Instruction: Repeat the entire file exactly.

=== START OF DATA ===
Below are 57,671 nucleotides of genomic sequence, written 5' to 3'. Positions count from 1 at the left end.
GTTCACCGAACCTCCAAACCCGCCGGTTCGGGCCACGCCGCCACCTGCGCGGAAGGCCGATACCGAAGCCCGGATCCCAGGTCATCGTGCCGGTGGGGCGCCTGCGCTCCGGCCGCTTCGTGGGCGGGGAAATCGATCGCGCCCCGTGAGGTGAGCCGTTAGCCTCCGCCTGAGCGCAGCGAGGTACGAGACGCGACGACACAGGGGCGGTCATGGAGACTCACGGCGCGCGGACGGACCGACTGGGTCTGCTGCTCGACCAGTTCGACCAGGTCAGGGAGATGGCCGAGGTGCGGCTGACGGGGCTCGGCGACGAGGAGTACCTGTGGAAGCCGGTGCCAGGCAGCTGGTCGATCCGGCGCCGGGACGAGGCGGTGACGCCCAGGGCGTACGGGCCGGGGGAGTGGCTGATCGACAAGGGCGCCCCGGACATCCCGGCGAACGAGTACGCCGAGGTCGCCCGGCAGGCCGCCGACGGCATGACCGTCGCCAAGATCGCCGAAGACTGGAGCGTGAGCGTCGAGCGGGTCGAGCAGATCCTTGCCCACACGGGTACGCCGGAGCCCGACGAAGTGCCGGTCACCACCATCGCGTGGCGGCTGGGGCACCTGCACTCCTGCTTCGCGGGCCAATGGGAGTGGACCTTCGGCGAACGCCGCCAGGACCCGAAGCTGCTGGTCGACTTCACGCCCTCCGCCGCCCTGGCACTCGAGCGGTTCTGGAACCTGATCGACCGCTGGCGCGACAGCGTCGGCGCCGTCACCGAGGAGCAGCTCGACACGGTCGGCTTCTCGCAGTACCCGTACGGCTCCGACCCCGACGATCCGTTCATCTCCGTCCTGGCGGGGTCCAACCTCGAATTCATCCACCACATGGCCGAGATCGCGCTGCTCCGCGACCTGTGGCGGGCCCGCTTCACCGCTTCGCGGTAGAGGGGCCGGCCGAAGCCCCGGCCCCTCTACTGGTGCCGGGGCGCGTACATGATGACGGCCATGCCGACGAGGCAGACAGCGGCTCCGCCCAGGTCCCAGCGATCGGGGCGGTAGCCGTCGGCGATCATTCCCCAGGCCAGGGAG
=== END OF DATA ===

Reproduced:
Below are 57,671 nucleotides of genomic sequence, written 5' to 3'. Positions count from 1 at the left end.
GTTCACCGAACCTCCAAACCCGCCGGTTCGGGCCACGCCGCCACCTGCGCGGAAGGCCGATACCGAAGCCCGGATCCCAGGTCATCGTGCCGGTGGGGCGCCTGCGCTCCGGCCGCTTCGTGGGCGGGGAAATCGATCGCGCCCCGTGAGGTGAGCCGTTAGCCTCCGCCTGAGCGCAGCGAGGTACGAGACGCGACGACACAGGGGCGGTCATGGAGACTCACGGCGCGCGGACGGACCGACTGGGTCTGCTGCTCGACCAGTTCGACCAGGTCAGGGAGATGGCCGAGGTGCGGCTGACGGGGCTCGGCGACGAGGAGTACCTGTGGAAGCCGGTGCCAGGCAGCTGGTCGATCCGGCGCCGGGACGAGGCGGTGACGCCCAGGGCGTACGGGCCGGGGGAGTGGCTGATCGACAAGGGCGCCCCGGACATCCCGGCGAACGAGTACGCCGAGGTCGCCCGGCAGGCCGCCGACGGCATGACCGTCGCCAAGATCGCCGAAGACTGGAGCGTGAGCGTCGAGCGGGTCGAGCAGATCCTTGCCCACACGGGTACGCCGGAGCCCGACGAAGTGCCGGTCACCACCATCGCGTGGCGGCTGGGGCACCTGCACTCCTGCTTCGCGGGCCAATGGGAGTGGACCTTCGGCGAACGCCGCCAGGACCCGAAGCTGCTGGTCGACTTCACGCCCTCCGCCGCCCTGGCACTCGAGCGGTTCTGGAACCTGATCGACCGCTGGCGCGACAGCGTCGGCGCCGTCACCGAGGAGCAGCTCGACACGGTCGGCTTCTCGCAGTACCCGTACGGCTCCGACCCCGACGATCCGTTCATCTCCGTCCTGGCGGGGTCCAACCTCGAATTCATCCACCACATGGCCGAGATCGCGCTGCTCCGCGACCTGTGGCGGGCCCGCTTCACCGCTTCGCGGTAGAGGGGCCGGCCGAAGCCCCGGCCCCTCTACTGGTGCCGGGGCGCGTACATGATGACGGCCATGCCGACGAGGCAGACAGCGGCTCCGCCCAGGTCCCAGCGATCGGGGCGGTAGCCGTCGGCGATCATTCCCCAGGCCAGGGAG